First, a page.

Who was Julius Shulman? He was an architectural photographer, born in and moved to Los Angeles fairly early, at age He took up photography mainly as a hobby, taking mostly nature shots. A friend of his was an assistant to architect Richard Neutra.
This was the time when we were building rockets to go to the moon and we were planning on colonizing Mars, and this sort of popular zeitgeist is caught perfectly in that picture. For decades, the California Dream meant the chance to own a stucco home on a sliver of paradise. The point was the yard with the palm trees, not the contour of the walls. Julius Shulman helped change all that. Shulman photographed most of the houses in the project, helping demystify modernism by highlighting its graceful simplicity and humanizing its angular edges. But none of his other pictures was more influential than the one he took of Case Study House No. To show the essence of this air-breaking cantilevered building, Shulman set two glamorous women in cocktail dresses inside the house, where they appear to be floating above a mythic, twinkling city.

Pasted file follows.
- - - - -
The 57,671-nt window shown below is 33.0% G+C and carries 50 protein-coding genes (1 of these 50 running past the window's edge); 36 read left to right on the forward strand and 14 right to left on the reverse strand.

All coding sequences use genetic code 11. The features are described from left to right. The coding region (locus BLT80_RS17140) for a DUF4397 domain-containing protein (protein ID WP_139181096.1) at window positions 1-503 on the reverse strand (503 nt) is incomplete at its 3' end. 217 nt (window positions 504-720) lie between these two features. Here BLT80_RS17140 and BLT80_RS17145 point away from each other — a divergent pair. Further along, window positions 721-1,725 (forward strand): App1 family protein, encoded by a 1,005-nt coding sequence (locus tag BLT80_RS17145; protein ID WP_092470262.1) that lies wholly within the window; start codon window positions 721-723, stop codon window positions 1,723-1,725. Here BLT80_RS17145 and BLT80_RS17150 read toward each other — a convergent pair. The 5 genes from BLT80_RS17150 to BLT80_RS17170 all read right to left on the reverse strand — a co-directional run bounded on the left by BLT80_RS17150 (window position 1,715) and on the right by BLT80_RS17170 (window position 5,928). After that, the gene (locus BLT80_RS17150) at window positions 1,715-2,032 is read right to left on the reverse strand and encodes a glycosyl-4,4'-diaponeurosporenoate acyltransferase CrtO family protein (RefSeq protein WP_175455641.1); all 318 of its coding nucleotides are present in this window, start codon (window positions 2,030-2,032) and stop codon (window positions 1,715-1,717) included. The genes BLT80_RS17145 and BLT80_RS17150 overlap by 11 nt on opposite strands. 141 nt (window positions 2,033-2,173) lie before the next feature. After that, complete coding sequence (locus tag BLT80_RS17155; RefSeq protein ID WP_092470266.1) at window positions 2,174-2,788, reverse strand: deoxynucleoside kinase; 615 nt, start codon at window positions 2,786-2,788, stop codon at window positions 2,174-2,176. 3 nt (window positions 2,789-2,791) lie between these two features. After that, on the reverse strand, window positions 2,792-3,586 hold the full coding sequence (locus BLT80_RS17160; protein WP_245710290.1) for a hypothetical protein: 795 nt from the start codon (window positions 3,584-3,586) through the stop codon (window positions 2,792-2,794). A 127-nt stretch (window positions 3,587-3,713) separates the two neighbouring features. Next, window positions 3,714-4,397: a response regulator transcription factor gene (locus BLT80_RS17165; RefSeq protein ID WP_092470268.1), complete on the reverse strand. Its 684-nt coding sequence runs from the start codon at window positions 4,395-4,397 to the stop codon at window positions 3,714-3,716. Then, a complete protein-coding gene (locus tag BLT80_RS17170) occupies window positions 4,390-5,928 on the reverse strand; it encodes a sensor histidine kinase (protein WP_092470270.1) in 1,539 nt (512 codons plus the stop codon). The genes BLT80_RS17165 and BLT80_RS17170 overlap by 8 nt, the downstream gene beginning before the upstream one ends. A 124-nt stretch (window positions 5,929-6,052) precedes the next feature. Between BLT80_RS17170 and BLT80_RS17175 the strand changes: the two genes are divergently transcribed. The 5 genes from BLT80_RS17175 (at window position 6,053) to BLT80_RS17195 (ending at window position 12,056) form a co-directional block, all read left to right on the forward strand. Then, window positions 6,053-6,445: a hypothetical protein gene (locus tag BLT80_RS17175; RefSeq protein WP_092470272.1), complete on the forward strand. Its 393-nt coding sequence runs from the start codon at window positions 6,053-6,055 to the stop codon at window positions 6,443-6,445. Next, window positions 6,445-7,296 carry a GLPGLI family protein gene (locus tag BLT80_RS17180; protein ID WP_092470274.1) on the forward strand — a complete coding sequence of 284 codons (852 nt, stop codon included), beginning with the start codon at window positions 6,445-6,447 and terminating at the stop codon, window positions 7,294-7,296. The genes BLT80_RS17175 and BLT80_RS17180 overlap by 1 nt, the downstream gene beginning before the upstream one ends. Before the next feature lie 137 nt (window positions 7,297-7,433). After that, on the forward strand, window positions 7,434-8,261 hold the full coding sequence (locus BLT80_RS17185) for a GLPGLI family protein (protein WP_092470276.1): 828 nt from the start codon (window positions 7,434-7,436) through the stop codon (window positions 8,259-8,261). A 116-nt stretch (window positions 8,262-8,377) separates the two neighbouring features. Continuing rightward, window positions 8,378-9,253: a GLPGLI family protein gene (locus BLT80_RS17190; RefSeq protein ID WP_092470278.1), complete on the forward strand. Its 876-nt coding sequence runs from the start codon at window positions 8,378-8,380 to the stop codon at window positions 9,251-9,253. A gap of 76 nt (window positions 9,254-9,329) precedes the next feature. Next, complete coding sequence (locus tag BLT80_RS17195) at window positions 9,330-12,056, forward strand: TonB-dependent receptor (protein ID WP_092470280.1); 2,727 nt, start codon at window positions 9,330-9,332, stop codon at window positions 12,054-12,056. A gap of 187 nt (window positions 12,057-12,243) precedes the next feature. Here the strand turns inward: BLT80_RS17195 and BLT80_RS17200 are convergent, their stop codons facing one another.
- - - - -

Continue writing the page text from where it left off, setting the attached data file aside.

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Julius Shulman took this iconic shot of the house on the warm evening of May 9, The two young women seen chatting, Cynthia Tindle and Ann Lightbody, were not the owners but students whom Shulman recruited to be models. Many of the owners received cost breaks on building materials in exchange for allowing photos to run in the magazine. They were also required to open their doors to the public for a month. Read the full story on growing up in Case Study House No.